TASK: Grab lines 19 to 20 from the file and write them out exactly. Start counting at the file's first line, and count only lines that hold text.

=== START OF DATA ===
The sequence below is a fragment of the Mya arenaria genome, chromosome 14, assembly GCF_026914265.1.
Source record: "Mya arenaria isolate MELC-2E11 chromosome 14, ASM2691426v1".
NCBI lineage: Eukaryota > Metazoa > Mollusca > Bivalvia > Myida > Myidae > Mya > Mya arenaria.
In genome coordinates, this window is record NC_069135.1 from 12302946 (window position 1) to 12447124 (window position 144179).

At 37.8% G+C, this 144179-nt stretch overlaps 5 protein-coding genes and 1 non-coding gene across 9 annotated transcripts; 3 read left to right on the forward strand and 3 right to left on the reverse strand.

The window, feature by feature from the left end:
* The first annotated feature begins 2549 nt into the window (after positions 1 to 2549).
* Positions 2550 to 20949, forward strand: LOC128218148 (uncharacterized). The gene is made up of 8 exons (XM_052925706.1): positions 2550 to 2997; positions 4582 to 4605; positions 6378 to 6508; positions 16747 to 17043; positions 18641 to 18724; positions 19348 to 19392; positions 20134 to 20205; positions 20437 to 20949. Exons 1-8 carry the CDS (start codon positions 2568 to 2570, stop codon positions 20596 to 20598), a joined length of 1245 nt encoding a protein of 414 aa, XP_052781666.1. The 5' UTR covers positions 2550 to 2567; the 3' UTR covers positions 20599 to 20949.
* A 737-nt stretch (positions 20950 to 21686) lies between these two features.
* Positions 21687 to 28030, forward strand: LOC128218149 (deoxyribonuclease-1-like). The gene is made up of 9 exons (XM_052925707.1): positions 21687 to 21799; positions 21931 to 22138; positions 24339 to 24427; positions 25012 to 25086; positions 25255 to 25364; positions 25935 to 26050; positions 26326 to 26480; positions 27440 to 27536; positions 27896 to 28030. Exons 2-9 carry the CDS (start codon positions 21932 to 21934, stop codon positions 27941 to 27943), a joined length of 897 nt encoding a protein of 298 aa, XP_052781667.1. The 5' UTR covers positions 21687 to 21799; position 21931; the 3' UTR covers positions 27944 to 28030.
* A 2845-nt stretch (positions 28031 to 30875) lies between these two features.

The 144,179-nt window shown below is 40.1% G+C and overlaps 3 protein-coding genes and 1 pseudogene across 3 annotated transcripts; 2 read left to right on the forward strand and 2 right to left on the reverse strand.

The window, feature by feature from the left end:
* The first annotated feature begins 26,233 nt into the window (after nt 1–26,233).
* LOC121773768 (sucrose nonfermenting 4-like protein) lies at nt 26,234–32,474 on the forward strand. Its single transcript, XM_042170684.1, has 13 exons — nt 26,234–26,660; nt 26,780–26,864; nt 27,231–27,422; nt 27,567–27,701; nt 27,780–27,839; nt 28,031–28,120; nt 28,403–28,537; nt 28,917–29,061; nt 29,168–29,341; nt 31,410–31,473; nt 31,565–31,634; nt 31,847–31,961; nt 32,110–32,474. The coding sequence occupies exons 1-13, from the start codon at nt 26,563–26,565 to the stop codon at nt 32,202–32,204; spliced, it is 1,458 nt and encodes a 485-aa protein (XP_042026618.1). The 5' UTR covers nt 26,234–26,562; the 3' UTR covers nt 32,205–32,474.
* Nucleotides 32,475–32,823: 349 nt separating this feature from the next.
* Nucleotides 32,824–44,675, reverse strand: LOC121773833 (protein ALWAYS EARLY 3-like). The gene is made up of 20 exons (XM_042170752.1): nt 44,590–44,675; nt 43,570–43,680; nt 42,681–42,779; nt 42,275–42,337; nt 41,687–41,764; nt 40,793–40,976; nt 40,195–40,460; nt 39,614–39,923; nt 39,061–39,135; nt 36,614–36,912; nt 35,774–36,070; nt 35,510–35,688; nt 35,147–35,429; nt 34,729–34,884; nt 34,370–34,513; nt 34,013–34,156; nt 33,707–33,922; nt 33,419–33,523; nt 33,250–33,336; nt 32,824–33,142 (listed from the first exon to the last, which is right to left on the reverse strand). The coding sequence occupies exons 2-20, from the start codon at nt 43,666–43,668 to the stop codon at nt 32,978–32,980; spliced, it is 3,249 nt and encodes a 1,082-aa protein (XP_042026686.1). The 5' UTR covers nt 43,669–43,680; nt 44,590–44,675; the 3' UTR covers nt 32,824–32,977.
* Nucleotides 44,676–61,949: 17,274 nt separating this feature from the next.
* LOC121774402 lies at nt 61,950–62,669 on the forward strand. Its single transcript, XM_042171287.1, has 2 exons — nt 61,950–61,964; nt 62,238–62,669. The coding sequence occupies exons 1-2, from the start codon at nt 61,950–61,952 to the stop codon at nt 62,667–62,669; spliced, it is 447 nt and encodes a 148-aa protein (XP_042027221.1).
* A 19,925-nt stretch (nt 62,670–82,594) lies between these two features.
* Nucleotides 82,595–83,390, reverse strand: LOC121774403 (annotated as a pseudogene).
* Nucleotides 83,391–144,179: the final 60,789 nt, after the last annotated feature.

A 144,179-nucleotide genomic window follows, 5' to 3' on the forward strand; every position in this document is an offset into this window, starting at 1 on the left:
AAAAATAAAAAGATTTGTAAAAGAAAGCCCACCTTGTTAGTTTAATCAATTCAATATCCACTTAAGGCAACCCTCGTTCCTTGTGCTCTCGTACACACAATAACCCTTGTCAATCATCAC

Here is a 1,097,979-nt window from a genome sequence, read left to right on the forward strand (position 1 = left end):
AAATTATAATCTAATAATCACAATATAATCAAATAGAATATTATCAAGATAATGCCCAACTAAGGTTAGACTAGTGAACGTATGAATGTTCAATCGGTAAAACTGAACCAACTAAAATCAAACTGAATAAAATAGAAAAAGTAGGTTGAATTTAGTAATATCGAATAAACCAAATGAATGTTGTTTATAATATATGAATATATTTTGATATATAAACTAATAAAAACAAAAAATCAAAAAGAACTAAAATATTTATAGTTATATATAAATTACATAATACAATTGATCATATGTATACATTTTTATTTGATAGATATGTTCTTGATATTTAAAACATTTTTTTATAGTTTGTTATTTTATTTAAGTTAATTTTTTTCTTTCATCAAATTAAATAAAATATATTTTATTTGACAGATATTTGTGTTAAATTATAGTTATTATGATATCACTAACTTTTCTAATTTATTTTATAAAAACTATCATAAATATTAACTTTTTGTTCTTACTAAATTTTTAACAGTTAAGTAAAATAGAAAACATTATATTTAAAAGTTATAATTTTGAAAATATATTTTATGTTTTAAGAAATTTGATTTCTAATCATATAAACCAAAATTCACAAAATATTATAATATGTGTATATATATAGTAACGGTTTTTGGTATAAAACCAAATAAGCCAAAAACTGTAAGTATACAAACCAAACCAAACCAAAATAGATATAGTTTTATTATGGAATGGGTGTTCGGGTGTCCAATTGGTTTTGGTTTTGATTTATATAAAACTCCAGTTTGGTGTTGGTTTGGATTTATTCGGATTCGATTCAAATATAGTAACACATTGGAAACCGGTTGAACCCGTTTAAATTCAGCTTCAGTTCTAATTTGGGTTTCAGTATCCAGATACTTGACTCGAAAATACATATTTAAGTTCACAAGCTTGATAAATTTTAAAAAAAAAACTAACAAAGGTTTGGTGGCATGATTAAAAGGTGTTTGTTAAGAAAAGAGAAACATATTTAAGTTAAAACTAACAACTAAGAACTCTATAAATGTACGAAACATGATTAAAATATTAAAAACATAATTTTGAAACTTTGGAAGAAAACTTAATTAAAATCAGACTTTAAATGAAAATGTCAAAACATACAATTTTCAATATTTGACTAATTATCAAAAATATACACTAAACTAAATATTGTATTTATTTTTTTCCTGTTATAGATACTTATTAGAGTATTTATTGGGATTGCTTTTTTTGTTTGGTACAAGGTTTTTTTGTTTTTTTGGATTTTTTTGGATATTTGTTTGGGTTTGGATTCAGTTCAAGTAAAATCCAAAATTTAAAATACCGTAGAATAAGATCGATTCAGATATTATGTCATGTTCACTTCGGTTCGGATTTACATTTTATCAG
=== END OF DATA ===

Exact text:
* LOC121774402 lies at nt 61,950–62,669 on the forward strand. Its single transcript, XM_042171287.1, has 2 exons — nt 61,950–61,964; nt 62,238–62,669. The coding sequence occupies exons 1-2, from the start codon at nt 61,950–61,952 to the stop codon at nt 62,667–62,669; spliced, it is 447 nt and encodes a 148-aa protein (XP_042027221.1).
* A 19,925-nt stretch (nt 62,670–82,594) lies between these two features.